It is interesting that the choice of wording for the mother bird's sitting is not YOSHEVET, but rather ROVETZET. The first usage of the root word RVTz is in Genesis 4:7, where Hashem is urging Cain to control his jealous passions towards his brother Abel:" VE'IM LO TEYTIV LAPETACH CHATATROVETZ...AND IF YOU DO NOT DO GOOD, SIN IS CROUCHING AT THE DOOR.."
Another allusion: the word for nest is KAN, deliciously close to brother KayiN,first son of the first family. Another connection is the word TESHUKATO (same verse). "Sin lusts after you (be on guard)."
Now back to our parsha:(Deut 21:11) "veraeeta basheevya eshet yefat toar VECHASHAKTA va ve lakachta lecha le'isha-If you see a beautiful woman among the prisoners and LUST after her, you may take her as a wife." The first lusting. As much as we lust after sin, sin is lusting after us! And vice versa.
The ability to lust and how we deal with it is a foundational challenge in this life, reconciling our angelic self with our instinctual drives. This is expressed symbolically via the kabbalistic diagram of the sephirot mapped against the human body with the sephira of yesod, or "foundation" set opposite the genitalia. Only through how we channel and sublimate our lusting can we truly grow as human beings and create a civilization based on ethical sensitivity.
Now Cain and Abel were engaged in the very first giving, the very first offering to Hashem. So here is the Torah of Giving! When do we often sin? What is often the root cause for bad behavior? Lack of appreciation! Most acting-out behavior, whether in the family with young children or in the workplace with the less than gruntled worker is rooted in the need for attention and appreciation. The most evil man in all of human history, yemach sh'mo, did not feel appreciated as an artist, so he changed careers!
In verse 5 in Gen. 4, it says : "VE'EL KAYIN VE'EL MINCHATO LO SHA'AH...BUT TO CAIN AND HIS OFFERING HE PAID NO HEED..."
The Hebrew for "pay no heed" is LO SHA'AH. This means that, literally, it "wasn't his time." Cain should understand that when we give we might not get the appreciation right away. We might be the biggest tzaddik, and yet the payback might not be so obvious. But Hashem sees all. Hashem knows the inner heart and everyone's time of appreciation will come sooner or later.
The message to Cain, the very first giver, and to all subsequent givers, is: be patient. The reward is in the giving itself, and any other appreciations you need will be there in the end as well, in its proper time. And the lesson is that we should always find ways to compliment our children so they grow up to feel appreciated.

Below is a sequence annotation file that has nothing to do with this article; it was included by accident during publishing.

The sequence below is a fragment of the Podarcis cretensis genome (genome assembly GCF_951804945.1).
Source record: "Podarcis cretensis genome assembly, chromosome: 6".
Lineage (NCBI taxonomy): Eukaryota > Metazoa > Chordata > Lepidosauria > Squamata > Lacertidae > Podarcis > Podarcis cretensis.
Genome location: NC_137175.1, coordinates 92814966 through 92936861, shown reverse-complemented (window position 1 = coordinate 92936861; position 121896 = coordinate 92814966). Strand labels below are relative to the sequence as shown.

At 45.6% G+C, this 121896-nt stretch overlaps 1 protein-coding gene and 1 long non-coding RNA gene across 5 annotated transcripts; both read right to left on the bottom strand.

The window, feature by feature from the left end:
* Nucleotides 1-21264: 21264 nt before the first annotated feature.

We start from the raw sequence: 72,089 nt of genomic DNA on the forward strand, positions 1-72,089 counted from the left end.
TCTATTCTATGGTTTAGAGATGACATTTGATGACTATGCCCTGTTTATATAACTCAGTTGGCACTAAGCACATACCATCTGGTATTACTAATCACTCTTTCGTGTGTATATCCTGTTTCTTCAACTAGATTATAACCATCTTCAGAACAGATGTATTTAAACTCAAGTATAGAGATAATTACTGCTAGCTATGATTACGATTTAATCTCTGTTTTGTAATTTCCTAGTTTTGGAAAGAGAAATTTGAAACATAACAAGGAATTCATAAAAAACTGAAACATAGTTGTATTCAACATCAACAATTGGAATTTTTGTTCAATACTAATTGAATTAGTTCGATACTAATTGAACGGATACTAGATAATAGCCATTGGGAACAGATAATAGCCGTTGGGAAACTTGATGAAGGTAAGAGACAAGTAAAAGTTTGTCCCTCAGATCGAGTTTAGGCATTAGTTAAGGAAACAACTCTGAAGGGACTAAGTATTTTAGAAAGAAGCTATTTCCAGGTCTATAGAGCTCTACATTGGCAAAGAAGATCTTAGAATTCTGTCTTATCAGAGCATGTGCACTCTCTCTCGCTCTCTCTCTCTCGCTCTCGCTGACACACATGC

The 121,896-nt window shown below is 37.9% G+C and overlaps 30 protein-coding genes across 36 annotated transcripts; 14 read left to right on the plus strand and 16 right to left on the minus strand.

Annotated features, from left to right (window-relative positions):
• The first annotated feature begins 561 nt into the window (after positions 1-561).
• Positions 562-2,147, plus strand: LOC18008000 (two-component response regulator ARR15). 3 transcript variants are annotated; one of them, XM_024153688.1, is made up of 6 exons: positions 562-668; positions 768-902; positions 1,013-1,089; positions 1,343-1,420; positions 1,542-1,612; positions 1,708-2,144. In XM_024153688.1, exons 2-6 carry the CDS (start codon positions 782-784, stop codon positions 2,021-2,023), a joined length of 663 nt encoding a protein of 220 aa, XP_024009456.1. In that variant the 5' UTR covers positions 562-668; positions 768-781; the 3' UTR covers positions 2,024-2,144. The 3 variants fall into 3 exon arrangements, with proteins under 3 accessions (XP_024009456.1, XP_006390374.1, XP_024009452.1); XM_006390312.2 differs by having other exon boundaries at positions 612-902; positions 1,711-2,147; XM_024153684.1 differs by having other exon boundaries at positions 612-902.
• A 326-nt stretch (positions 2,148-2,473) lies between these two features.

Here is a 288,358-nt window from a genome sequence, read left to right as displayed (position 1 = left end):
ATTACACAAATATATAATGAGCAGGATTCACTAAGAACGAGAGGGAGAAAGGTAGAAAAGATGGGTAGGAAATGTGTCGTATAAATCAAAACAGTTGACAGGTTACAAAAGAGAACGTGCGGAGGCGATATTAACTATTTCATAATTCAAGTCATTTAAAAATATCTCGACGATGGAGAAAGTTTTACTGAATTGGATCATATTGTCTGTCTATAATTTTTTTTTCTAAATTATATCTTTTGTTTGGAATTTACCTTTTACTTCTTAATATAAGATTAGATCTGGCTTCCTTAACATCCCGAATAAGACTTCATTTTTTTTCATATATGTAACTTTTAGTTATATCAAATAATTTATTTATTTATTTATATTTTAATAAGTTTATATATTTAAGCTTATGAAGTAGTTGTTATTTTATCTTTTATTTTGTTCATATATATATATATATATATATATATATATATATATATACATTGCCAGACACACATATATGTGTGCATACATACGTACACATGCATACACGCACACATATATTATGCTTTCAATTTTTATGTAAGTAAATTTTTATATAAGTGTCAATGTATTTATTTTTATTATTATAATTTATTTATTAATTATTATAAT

The law of shatnez, against mixing wool and linen in the same garment, is also found in our parsha. It is also connected to Cain and Abel. We are not to mix in our garments both wool and linen- things that grow from an animal (wool) with things that grow out of the ground (linen).
We thus are to come to appreciate the uniqueness of the respective kingdoms- that of the animal and that of the plant. In short, sensitizing us to appreciate the differences of the other, and not attempt to erase them to create a world where difference cannot be tolerated.
This is to remind us of Cain and Abel- the very first people to always wear garments, the very first people to work with animals and crops. We are prone to making mistakes whether we are naked, garmentless (Adam and Eve) or clothed, garmented (Cain andAbel). We are to remove the garment of captivity (simlat shivya) from the captive woman perhaps as a simile to understand the necessity of recognizing her essential divine spark despite the garments of the illusions of this world.
The bird symbolically uses her nails fortaking when she takes a life. She's also symbolically using her nails for giving, when she gives that life over to feed her young. But the deepest feeding of all is when we show our children appreciation and shower them with love. For forgiveness is the essence of growth. And this will cause the fixing to reverse the first sins and lead humanity back to the Garden.
Shabbat Shalom. Good Shabbos.
copyright 2000-2007 by Rabbi Baruch Melman
This commentary is written in honor of the memory of my beloved father, Israel J. Melman, obm, Yisrael Yehoshua ben Harav Yakov Hakohen Melman